For energy companies used to boom and bust cycles, this downturn seems different. There’s no turning back from some of the permanent, structural shifts driven by the global response to the COVID-19 pandemic.
In fact, COVID-19 accelerated trends already underway. Customer service and technology expectations, generational preferences, and global demand for cleaner energy were making their mark on energy companies long before COVID-19 was a household name. Now, these simmering changes have to come to a boil, and they have implications for the industry.
The good news is that we believe energy demand will return and even increase beyond the immediate COVID-19 impacts. However, the industry needs to prepare to offer an expanded energy mix to a wider customer base.
If adversity builds strength and character, then the energy industry is in fighting shape to take on the latest difficulties.
Energy leaders are no strangers to belt-tightening in tough times. They also are more than familiar with managing through geopolitical turmoil, price volatility, myriad regulatory demands, and many other factors.
Now is the time to draw from that experience. There’s no waiting it out for prices to return to previous levels. Recovery this time around will require energy companies to not only leverage their resilience, but design an entirely new vision that meets the shifting demands of today’s customer.
For companies that persevere through the current challenges, moving forward successfully requires realizing and embracing several foundational changes impacting the industry.
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The uncertainties of Covid-19 and the transition to a more digital infrastructure as accentuated the need to reexamine many aspects of business.
Understanding the new reality for energy
The following key themes serve as a foundation for navigating COVID-19 impacts and long-standing trends transforming the energy industry.
1. ESG in the operating model
When human activity slowed in early 2020, the spotlight on environmental, social and corporate governance (ESG) standards only grew brighter. Yet, global energy demand is returning and will continue climb. To balance environmental requirements and energy needs, energy companies have to take real action, such as pivoting to renewable energy businesses, offering “decarbonization as a service” to other sectors and governments, or decarbonizing fuels and processes. Ultimately, those organizations that truly incorporate ESG principles can reap a host of benefits, from improved access to capital and talent, to stronger community and regulatory relationships.
2. Revisiting mobility
energy companies need to carve out its role in transportation if many of the COVID-19 impacts on fuel consumption stick, such as increased commercial fuel use spurred by online sales and home delivery. Producers are looking at converting facilities and distribution for biofuels, natural gas and other diesel alternatives. They’re also starting to move into electric vehicle (EV) charging. While utilities dominate charging today, downstream players have the advantage of existing retail fuel locations and could also serve commercial EV operators at other locations, such as warehouses and manufacturing facilities.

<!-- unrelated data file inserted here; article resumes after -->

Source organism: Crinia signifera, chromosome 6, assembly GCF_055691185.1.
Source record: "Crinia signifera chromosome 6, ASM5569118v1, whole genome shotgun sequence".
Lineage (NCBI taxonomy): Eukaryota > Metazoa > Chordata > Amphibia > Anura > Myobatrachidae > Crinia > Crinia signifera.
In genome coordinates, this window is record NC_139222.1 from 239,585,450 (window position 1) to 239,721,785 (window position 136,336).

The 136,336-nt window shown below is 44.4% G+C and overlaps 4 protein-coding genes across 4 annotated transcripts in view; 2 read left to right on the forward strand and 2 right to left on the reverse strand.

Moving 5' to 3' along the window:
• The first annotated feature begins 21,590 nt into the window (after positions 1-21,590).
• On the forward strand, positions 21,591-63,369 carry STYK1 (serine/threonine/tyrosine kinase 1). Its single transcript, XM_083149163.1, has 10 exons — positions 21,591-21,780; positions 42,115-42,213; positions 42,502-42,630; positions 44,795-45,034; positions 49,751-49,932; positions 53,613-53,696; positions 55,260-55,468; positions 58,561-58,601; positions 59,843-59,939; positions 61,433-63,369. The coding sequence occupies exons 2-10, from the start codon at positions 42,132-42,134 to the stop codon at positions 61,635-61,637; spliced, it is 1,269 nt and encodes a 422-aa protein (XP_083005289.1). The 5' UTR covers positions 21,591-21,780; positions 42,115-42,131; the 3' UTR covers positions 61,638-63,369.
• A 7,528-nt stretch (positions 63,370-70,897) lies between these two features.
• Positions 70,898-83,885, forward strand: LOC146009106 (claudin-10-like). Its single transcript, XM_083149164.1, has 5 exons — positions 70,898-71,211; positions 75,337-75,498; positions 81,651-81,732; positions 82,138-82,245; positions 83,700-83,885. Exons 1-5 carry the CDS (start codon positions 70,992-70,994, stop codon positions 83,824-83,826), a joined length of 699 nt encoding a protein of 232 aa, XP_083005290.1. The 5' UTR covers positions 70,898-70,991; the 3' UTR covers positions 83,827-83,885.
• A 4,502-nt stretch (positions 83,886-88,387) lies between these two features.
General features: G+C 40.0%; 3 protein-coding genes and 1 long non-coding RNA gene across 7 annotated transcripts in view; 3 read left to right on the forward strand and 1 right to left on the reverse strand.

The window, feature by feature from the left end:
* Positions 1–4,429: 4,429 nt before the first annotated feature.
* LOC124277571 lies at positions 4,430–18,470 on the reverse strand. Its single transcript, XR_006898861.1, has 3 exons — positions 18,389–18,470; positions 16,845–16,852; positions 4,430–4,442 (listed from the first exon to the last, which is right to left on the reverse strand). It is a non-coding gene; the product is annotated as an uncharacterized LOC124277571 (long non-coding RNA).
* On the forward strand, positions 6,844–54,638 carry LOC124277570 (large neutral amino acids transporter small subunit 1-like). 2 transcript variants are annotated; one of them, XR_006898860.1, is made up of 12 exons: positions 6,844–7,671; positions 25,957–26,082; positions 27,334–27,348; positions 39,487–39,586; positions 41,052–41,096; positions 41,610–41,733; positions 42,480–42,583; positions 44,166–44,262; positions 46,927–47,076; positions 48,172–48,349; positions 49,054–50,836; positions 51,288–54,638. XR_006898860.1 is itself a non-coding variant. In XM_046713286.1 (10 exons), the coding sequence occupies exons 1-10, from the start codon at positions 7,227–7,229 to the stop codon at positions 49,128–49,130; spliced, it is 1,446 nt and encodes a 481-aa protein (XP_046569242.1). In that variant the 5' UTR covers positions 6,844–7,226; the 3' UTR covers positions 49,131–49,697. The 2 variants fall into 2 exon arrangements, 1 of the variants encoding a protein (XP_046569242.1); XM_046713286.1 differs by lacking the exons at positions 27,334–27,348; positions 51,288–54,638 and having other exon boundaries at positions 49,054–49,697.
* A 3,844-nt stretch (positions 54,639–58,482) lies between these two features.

3. The new reality workforce and rethinking physical space
The flexible and remote work necessary during the shutdown could be here to stay, and that has sweeping ramifications for how and where companies will operate. Energy leaders see an opportunity to attract talent from new geographies and generations who would had not considered the sector. At the same time, if tens of thousands of energy employees stay remote, the workplace could become a perk rather than a required daily destination, with human resources, tax, technology, real estate, and other implications.
4. A “digital first, digital now” approach to building ambidextrous business models
Since the COVID-19 shutdown, the world has grown far more comfortable with virtual commerce and communication. Energy organizations need to offer digital interactions to complement in-person experiences, even in a business-to-business setting. This requires creativity and technology to digitize anything, from contactless call centers to wholesale marketing transactions enabled by blockchain for real-time settlement. Advanced data analytics are more necessary than ever, especially for delivering the personalized and seamless experience customers have come to expect. Even with limited customer-facing technology, energy companies can explore and execute on ideas quickly and efficiently through partnerships, joint ventures and outsourcing.
5. Financial resilience
Preserving liquidity is important for energy companies to sustain through the current business environment. But once they reach short-term stability, organizations must take the next steps toward long-term resiliency and efficiencies that will allow them to execute on all the opportunities now coming to light. To start, fiscal discipline is required throughout the entire cycle, not just during the downturns as was past practice for many. Then organizations can layer on top of that access to low-cost capital, flexible capital structures and more rigorous financial risk management, all critical to providing the freedom to maneuver into position for long-term growth.